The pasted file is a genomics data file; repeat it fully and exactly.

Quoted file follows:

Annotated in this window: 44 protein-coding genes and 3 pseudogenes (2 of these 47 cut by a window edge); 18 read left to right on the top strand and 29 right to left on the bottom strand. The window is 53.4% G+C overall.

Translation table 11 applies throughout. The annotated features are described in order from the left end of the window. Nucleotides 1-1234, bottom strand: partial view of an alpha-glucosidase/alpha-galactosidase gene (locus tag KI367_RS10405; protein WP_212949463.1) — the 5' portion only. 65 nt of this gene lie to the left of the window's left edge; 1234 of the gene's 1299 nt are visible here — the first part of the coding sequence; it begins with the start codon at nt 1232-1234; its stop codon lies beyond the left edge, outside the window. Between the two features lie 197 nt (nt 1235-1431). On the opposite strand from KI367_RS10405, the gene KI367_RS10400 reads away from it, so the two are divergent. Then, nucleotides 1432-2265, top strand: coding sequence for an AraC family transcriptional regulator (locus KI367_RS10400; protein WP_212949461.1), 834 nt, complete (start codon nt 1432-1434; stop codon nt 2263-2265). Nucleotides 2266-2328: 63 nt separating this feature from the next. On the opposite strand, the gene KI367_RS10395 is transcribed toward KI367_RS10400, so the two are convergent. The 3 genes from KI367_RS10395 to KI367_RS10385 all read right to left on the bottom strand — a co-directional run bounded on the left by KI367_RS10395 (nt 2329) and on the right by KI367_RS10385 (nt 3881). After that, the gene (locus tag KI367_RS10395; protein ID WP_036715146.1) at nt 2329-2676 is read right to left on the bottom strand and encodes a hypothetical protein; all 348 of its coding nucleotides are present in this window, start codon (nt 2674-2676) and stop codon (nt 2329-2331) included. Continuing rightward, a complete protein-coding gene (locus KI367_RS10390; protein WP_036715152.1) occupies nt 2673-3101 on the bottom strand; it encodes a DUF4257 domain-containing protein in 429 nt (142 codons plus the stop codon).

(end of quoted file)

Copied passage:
Annotated in this window: 44 protein-coding genes and 3 pseudogenes (2 of these 47 cut by a window edge); 18 read left to right on the top strand and 29 right to left on the bottom strand. The window is 53.4% G+C overall.

Translation table 11 applies throughout. The annotated features are described in order from the left end of the window. Nucleotides 1-1234, bottom strand: partial view of an alpha-glucosidase/alpha-galactosidase gene (locus tag KI367_RS10405; protein WP_212949463.1) — the 5' portion only. 65 nt of this gene lie to the left of the window's left edge; 1234 of the gene's 1299 nt are visible here — the first part of the coding sequence; it begins with the start codon at nt 1232-1234; its stop codon lies beyond the left edge, outside the window. Between the two features lie 197 nt (nt 1235-1431). On the opposite strand from KI367_RS10405, the gene KI367_RS10400 reads away from it, so the two are divergent. Then, nucleotides 1432-2265, top strand: coding sequence for an AraC family transcriptional regulator (locus KI367_RS10400; protein WP_212949461.1), 834 nt, complete (start codon nt 1432-1434; stop codon nt 2263-2265). Nucleotides 2266-2328: 63 nt separating this feature from the next. On the opposite strand, the gene KI367_RS10395 is transcribed toward KI367_RS10400, so the two are convergent. The 3 genes from KI367_RS10395 to KI367_RS10385 all read right to left on the bottom strand — a co-directional run bounded on the left by KI367_RS10395 (nt 2329) and on the right by KI367_RS10385 (nt 3881). After that, the gene (locus tag KI367_RS10395; protein ID WP_036715146.1) at nt 2329-2676 is read right to left on the bottom strand and encodes a hypothetical protein; all 348 of its coding nucleotides are present in this window, start codon (nt 2674-2676) and stop codon (nt 2329-2331) included. Continuing rightward, a complete protein-coding gene (locus KI367_RS10390; protein WP_036715152.1) occupies nt 2673-3101 on the bottom strand; it encodes a DUF4257 domain-containing protein in 429 nt (142 codons plus the stop codon).